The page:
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Peacham parade rolls on - WCAX.COM Local Vermont News, Weather and Sports-

Peacham parade rolls on

Peacham, Vermont - July 4, 2011

For nearly two decades, Peacham's Independence Day parade has looked a little different than most.

"I've been farming here in town for 44 years," said William Goss of Barnet. But every year on Independence Day, Goss takes a break from tending his fields to show off his tractor in Peacham's annual Fourth of July parade.

"It takes tinkering, but it keeps on going," Goss said of his 1972 John Deere, and it isn't even the oldest model on hand. Some are antiques from the 40s and 50s and others are shiny new models with air conditioning.

"This parade started about 15 to 20 years ago. It started with a modest number. There were like six, and two or three of them were lawn tractors and every year it's grown," said Rob Ide, Vermont's DMV Commissioner and Peacham native. Ide is a tractor buff himself. Since his 1949 model died on the way to the parade, he's helping organizers corral the more than 50 tractors as they roll in.

Each tractor gets a homemade sign with the owner's name and the tractor's make and model. Rachel Reis hopes her girly additions to her dad's tractor will call attention to her very important message. "This is a John Deere 2001, and I'm sponsoring stop-bullying.gov," she said.

And parade organizers have a message of their own. Every year they use the train of tractors to recognize a local group. This year's festivities are in honor of Peacham road crew members who have been working hard to fix roads damaged by spring flooding.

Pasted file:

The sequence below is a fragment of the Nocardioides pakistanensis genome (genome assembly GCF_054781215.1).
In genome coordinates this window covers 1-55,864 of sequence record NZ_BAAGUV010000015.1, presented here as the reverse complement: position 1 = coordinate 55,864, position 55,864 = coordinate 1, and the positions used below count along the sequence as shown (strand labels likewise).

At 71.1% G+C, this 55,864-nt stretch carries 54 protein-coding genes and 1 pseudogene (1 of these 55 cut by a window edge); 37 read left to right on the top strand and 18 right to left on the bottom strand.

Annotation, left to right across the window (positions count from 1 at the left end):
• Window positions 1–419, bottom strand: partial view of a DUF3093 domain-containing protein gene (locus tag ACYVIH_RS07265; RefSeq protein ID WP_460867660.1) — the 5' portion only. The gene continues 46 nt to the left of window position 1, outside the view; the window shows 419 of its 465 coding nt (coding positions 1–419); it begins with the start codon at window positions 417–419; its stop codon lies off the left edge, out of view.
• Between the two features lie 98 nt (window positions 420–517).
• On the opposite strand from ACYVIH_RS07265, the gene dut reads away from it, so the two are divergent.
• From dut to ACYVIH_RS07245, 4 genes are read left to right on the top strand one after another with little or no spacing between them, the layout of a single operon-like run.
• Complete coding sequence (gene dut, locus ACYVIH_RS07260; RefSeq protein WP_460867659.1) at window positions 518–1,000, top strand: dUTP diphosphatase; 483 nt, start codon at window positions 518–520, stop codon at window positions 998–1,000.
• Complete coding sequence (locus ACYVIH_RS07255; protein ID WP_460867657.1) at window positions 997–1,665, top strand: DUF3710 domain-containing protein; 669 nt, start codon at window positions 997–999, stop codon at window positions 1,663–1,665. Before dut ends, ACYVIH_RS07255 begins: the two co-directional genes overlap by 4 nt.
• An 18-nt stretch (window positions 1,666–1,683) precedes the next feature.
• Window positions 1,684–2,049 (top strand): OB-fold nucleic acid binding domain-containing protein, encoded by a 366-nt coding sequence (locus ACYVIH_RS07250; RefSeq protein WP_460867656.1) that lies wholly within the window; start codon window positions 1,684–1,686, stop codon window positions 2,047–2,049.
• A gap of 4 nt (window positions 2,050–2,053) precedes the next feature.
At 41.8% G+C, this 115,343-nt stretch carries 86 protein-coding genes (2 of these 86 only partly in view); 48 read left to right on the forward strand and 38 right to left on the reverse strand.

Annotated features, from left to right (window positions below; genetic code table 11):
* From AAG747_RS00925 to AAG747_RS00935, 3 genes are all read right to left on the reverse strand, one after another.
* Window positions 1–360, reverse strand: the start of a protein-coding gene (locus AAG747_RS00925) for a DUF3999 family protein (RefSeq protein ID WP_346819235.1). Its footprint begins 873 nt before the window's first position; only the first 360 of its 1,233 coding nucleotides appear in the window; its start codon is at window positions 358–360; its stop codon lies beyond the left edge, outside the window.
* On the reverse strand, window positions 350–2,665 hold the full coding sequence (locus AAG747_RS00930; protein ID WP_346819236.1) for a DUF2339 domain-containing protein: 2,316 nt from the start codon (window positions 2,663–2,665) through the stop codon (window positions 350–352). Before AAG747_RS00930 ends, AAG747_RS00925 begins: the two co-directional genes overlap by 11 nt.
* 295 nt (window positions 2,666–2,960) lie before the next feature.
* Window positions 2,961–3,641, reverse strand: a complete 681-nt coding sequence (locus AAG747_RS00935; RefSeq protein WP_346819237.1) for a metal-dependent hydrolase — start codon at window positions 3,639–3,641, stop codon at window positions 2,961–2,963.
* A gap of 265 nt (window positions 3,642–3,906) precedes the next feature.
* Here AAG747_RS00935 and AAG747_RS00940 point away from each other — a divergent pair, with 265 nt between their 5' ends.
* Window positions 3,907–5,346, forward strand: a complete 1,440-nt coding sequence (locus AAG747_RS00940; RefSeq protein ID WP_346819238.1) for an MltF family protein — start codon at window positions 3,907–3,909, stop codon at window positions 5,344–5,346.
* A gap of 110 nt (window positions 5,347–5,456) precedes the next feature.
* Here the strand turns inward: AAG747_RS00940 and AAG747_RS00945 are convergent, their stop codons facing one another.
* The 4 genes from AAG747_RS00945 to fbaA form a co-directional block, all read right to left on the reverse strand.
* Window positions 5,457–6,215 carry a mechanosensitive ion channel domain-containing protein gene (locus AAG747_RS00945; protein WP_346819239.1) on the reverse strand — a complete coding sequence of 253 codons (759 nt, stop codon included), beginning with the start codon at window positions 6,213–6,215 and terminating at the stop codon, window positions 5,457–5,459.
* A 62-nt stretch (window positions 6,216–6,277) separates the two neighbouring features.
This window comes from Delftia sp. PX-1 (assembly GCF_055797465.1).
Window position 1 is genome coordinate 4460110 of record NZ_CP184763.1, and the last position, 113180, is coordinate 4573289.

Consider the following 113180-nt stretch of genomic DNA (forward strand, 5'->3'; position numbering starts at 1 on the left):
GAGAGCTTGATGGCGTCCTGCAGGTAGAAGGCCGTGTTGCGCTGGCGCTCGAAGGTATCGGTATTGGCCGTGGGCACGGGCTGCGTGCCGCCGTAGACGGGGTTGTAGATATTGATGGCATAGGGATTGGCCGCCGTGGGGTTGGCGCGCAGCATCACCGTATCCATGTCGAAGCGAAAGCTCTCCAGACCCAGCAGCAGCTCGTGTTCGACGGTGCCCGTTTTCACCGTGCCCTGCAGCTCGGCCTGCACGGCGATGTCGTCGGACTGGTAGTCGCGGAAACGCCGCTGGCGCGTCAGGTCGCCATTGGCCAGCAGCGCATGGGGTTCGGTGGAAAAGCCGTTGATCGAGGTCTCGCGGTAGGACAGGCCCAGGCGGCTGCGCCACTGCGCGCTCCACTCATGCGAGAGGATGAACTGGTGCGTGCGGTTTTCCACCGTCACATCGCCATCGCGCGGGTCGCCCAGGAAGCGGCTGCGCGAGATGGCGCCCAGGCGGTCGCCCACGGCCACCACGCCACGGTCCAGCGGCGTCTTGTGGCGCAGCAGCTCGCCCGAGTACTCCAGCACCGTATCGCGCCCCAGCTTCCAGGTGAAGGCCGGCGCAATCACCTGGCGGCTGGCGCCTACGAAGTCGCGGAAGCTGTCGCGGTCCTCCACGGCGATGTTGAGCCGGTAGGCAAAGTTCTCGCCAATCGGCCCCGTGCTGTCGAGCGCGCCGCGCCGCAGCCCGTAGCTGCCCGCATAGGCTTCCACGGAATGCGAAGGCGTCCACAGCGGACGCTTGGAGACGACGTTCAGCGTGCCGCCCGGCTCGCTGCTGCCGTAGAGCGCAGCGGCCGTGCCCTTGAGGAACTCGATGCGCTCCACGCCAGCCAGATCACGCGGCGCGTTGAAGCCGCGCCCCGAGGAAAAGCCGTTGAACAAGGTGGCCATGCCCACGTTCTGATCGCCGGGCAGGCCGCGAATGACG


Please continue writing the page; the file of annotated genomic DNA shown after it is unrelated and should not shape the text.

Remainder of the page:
After much anticipation, dozens of tractors chugged up Mack Mountain Road, from smallest to largest.

"It's just so fun to watch. Some of the big ones you think are going to be new ones and then they're older," said Kathy Robb of Barre.

Robb came for a slice of hometown Americana in the heart of Peacham. She and the rest of the patriotic crowd of a few hundred cheered the tractors all the way up the hill. "I like the older towns that are proud of their history and are into it. We have to keep that going for kids so they know where they came from."

The main selling point for the kids, of course, was the candy. And what's better than a little, good old fashioned fun on our nation's Independence Day.

Jennifer Reading - WCAX News

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